Former corrections officer sentenced for attempting to smuggle drugs into prison

Man pleaded guilty to possession with intent to deliver

PORT ANGELES — A former state corrections officer who planned to smuggle methamphetamine and other drugs into Clallam Bay Corrections Center to help finance his cancer-stricken mother’s expenses was sentenced last week to 3½ years in custody, the third former officer sent to prison this year.

Clallam County Superior Court Judge Brent Basden sentenced Alfonso Estriba Cofone, 38, on Thursday to the 44 months agreed to in a plea deal between the Clallam County Prosecuting Attorney’s Office and Cofone.

It was the top of the standard sentencing range for Cofone, who did not have a criminal record. The maximum sentence was 10 years.

The Port Angeles resident pleaded guilty to possession with intent to deliver a controlled substance. His sentence includes 24 months for committing the crime while living within 1,000 feet of a preschool, the Mount Angeles View Headstart.

Cofone, arrested Aug. 18, stored the drugs at his home, according to the probable cause statement.

He obtained the methamphetamine, suboxone strips and marijuana oil in Tacoma the previous weekend and was getting $5,000 for bringing them into the prison, according to the probable cause statement.

“I just want to apologize for what I did,” Cofone told Basden, his voice trembling while also saying his children had suffered since his arrest.

“I only did it for my mom because she was sick with cancer,” Cofone said.

“I’m just asking for a little bit of mercy.”

Port Angeles lawyer John Black said his client had accepted responsibility for his actions and took issue with the sentencing enhancement that added two years to Cofone’s sentence and totaled more than the crime itself.

Cofone also will be under 12 months of community custody once released from prison.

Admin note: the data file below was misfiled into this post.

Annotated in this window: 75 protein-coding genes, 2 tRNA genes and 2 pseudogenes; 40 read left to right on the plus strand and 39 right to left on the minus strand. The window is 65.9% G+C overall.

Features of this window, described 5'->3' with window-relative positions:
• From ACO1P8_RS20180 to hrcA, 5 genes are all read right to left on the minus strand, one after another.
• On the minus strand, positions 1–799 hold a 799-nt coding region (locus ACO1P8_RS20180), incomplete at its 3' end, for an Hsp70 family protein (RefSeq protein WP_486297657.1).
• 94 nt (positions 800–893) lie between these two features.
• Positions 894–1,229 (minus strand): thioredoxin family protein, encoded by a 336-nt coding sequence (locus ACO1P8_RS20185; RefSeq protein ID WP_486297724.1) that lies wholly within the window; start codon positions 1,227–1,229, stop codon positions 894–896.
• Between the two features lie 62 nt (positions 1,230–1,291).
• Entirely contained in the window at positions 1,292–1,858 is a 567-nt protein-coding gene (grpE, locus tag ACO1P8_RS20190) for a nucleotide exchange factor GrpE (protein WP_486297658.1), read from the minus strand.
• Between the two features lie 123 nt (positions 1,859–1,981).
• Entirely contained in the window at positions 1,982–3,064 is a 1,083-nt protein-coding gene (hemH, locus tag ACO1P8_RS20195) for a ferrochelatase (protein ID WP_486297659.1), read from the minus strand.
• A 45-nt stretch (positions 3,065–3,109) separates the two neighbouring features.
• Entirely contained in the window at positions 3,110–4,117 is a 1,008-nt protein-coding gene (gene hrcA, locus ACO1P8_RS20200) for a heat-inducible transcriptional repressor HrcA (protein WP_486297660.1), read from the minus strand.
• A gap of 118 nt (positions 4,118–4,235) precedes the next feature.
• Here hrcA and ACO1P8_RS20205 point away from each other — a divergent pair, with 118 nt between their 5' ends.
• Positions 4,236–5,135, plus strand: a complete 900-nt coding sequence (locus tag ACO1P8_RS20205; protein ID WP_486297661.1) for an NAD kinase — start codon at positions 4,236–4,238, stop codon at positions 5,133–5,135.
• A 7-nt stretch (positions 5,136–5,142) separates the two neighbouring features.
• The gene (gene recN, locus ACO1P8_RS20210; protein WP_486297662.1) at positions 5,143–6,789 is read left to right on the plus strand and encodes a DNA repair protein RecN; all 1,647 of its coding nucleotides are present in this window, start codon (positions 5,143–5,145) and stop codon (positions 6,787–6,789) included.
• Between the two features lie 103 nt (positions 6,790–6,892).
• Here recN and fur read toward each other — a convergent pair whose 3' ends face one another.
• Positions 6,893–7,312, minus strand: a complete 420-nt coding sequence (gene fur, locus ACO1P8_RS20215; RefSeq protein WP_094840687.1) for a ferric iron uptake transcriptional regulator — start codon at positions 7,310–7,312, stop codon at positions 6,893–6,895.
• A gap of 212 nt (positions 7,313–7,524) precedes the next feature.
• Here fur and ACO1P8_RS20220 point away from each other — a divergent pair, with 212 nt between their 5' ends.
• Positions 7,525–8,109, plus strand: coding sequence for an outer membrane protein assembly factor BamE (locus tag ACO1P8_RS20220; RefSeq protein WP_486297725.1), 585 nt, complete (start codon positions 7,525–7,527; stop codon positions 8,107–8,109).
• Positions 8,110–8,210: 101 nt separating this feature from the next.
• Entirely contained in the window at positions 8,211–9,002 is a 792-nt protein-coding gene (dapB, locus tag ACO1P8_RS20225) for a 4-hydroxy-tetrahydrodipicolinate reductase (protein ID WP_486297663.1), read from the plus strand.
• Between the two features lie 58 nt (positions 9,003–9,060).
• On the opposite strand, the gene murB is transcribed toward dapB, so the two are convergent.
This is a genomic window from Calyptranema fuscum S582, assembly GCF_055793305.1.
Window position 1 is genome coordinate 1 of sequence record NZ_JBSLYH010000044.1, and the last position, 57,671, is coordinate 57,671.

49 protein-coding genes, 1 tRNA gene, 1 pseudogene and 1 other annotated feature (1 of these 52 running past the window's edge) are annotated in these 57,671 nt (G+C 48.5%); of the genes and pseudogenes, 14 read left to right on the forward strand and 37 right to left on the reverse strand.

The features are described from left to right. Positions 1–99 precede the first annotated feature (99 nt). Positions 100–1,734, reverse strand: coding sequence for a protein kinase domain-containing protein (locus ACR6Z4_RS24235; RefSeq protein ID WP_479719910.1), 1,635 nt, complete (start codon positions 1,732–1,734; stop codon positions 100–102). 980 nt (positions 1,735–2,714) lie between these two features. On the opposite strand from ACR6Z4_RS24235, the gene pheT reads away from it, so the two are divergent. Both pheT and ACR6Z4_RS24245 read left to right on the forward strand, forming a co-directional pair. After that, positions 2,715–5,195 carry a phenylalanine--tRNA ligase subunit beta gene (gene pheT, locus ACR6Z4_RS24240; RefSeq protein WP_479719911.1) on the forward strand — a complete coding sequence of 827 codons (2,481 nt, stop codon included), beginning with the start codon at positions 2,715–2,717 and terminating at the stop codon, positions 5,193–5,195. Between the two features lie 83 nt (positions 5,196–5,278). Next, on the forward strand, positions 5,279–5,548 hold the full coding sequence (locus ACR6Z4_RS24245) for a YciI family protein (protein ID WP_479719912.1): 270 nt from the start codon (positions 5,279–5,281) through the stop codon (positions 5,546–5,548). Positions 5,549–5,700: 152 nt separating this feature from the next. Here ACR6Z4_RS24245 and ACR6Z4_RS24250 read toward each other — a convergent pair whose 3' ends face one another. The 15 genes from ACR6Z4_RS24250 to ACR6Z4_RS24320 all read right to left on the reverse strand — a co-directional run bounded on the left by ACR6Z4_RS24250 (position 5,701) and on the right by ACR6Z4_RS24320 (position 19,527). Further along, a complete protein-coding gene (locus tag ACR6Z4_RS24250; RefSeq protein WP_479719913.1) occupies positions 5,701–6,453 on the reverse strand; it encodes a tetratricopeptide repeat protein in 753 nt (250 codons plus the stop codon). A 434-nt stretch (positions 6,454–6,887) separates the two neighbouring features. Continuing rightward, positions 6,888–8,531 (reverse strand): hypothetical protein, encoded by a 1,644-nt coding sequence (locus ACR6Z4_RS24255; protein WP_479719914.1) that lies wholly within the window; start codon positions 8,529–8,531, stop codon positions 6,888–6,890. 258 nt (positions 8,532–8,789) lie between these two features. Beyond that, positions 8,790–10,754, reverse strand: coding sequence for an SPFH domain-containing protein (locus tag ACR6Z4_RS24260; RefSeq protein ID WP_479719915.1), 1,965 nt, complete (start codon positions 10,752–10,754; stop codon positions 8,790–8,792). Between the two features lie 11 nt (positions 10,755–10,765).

While on $10,000 bail and living recently in California, Cofone and his mother were infected with COVID-19 and his mother-in-law died, Black said.

“It’s just been one thing after another for Mr. Cofone as far as just having life-changing events here,” Black said.

Basden said 44 months was appropriate given the crime and that Cofone had violated the trust that society put in him as a corrections officer.

“I don’t mean to suggest that maybe concern for a mother that’s ill isn’t a legitimate concern,” he said.

“It’s just an extremely illegitimate way to respond to that concern.

“You helped violate the law, particularly someone in your position, in an attempt to solve that problem.”

Recorded phone conversations between Cofone and a corrections center inmate indicated Cofone was planning the drug transaction, according to the probable cause statement.

On Aug. 18, Olympic Peninsula Narcotics Enforcement Team detectives were summoned to the maximum-security prison to assist an inspector who believed Cofone was smuggling drugs into the corrections center, according to the statement.

Cofone was arrested after being interviewed by the inspector and an FBI agent.

A letter in his vehicle from a suspected inmate said he would receive $3,000 up front and $2,000 when the drug transaction was completed.

“The letter also referenced other staff members may be involved in this smuggling operation,” according to the probable cause statement.

Black said Monday Cofone denied previously smuggling drugs into the prison.

Investigators later found a 9 mm handgun and an AR-15 rifle at Cofone’s residence and drugs in a duffel bag in his vehicle parked at the residence, according to the probable cause statement.

In the duffel bag were two plastic baggies containing more than 2 ounces of methamphetamine, 215 Suboxone strips, an eye dropper filled with suspected marijuana oil and $2,300 in cash in $100 and $20 bills.

“Due to recent fentanyl findings in local drugs, the suspected methamphetamine was not field tested,” according to the statement.

Cofone is the father of two children who were 3 and 10 when he was arrested.

Cofone was hired as a corrections officer Feb. 14, 2018, and resigned Sept. 14, Department of Corrections spokesperson Susan Biller said Friday in an email.

He is the third former Clallam Bay Corrections Center officer sentenced since February for felonies committed while each was employed at the prison.

Alexis R. Bustillos-Osuna, 32, of Port Angeles was sentenced April 19 to 12 years, five months for first-degree child molestation, four counts of first-degree possession of child pornography and one count of second-degree dealing in depictions of minors engaged in sexually explicit conduct.

Longtime Corrections Officer John Russell Gray, 52, was sentenced Feb. 3 to one year, eight months in prison for committing four felony and gross misdemeanor sex offenses against four female Forks jail inmates after he was employed at the jail and working at the prison.


Senior Staff Writer Paul Gottlieb can be reached at 360-452-2345, ext. 55650, or at

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